When we quiet ourselves enough to listen deeply we can discover our true nature, and the unique gifts we have to share with the world. Being quiet is very different than being silent. I grew-up in generation when children were taught to be seen and not heard. At an early age I learned to bite my tongue, and not correct, contradict or challenge anyone even if it meant I didn’t get what I needed. As a result I became silent.
In the silence I lost touch of myself, my self-worth and my gifts.
When I look back, I can see that it was movement, and my connection to nature that helped me slowly shift from the debilitating silence to healing quiet. The process was instinctual and natural.
I can remember walking home from school when I was in second or third grade. The distance was about a mile and during the walk I would hum, sing, and drag a stick across the picket fences along the way. I can also remember noticing the changes in people’s gardens and talking to the plants, and animals along the way.
That was many, many years ago, but as an adult I still turn to walking, observing the changes in other people’s gardens as a way to restore my inner quiet. The slow repetitive motion of walking silences the chatter in my mind and brings about a profound sense of stillness. In that stillness life always seems to reorder itself. It is not something I do or have to think about: the insights, and ordering happens spontaneously the minute I become quiet. I can feel my shoulders drop, my breath get fuller and a sense of peace and contentment washes over me. I am home again!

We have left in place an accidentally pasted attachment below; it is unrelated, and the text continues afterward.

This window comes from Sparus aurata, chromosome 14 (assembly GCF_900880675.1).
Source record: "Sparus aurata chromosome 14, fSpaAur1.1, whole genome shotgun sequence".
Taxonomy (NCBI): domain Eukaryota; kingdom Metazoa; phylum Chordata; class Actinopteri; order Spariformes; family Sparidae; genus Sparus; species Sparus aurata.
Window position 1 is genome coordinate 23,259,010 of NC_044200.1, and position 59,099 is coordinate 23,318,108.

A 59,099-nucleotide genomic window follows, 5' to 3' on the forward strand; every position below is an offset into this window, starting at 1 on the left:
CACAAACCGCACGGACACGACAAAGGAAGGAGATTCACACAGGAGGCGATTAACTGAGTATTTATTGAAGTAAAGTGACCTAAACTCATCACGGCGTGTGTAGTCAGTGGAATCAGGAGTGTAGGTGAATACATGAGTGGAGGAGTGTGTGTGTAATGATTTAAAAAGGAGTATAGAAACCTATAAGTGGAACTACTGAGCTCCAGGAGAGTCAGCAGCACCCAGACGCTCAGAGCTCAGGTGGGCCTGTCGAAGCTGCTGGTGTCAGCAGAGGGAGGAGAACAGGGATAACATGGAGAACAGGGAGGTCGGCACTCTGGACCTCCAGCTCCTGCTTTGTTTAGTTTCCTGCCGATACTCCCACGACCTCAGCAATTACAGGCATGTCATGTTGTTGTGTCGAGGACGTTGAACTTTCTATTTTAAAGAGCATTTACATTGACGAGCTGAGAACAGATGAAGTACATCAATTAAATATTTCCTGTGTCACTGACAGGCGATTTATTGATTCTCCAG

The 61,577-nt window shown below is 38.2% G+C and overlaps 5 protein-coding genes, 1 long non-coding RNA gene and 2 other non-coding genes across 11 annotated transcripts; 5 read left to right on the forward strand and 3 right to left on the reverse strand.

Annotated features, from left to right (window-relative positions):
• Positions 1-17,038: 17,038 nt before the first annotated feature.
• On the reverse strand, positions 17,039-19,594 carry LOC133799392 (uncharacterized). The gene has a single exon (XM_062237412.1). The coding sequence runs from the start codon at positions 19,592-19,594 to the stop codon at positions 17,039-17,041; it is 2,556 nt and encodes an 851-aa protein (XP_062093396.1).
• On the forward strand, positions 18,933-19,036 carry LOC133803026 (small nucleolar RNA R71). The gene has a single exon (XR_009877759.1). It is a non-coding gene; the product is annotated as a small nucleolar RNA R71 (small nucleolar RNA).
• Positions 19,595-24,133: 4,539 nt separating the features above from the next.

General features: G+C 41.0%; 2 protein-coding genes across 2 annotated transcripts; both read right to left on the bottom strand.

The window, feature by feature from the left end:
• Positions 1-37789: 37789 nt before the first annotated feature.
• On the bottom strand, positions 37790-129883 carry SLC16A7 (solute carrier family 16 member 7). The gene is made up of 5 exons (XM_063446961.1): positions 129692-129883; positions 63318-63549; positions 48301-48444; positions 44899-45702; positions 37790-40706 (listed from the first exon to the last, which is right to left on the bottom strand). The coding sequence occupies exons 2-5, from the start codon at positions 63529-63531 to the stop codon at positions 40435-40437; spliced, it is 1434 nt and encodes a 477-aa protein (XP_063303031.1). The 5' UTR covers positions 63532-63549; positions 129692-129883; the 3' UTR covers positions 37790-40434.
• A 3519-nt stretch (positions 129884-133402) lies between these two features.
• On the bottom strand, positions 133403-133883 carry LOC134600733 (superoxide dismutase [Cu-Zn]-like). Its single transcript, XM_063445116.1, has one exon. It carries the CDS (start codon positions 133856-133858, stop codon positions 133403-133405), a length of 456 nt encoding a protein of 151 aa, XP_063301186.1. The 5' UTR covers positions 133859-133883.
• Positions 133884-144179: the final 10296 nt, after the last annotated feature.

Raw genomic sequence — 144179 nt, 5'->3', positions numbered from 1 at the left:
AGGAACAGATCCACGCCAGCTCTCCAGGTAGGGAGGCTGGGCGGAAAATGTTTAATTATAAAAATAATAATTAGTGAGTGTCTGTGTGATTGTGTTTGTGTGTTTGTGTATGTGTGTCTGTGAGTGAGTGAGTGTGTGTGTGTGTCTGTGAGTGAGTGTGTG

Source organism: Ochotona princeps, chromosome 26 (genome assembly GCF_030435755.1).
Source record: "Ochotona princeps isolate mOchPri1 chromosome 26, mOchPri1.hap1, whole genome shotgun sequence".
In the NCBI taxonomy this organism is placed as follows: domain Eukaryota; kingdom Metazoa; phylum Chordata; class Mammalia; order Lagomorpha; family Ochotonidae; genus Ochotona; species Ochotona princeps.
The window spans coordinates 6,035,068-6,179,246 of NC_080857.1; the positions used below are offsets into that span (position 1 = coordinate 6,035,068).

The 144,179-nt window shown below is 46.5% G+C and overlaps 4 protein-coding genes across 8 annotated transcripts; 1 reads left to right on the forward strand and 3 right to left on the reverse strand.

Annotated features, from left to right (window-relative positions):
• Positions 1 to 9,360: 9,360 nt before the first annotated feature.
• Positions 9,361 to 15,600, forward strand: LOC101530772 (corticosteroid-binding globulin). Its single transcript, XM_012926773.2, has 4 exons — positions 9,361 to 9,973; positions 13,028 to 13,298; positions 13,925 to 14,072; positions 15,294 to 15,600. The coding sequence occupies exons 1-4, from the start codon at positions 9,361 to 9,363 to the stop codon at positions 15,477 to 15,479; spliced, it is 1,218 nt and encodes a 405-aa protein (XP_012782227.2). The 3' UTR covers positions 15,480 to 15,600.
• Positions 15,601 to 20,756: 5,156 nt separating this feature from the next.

As a child, I didn’t know that my walks home from school were activating my conscious mind or that I was also suspending all of the negative tapes stored in my subconscious mind. I just knew that walking in an ambling pace and connecting with the natural world around me made me feel good and happy inside.
With the weather getting warmer and the days longer I suggest you try taking more walks around your neighborhood or different neighborhoods. Find a pace that feels right—not too fast and not too slow. In the process, you may find yourself cultivating a deeper quiet and gaining a deeper sense of yourself.
For more information about the I Create What I Believe! Program: www.ICreateWhatIBelieve.com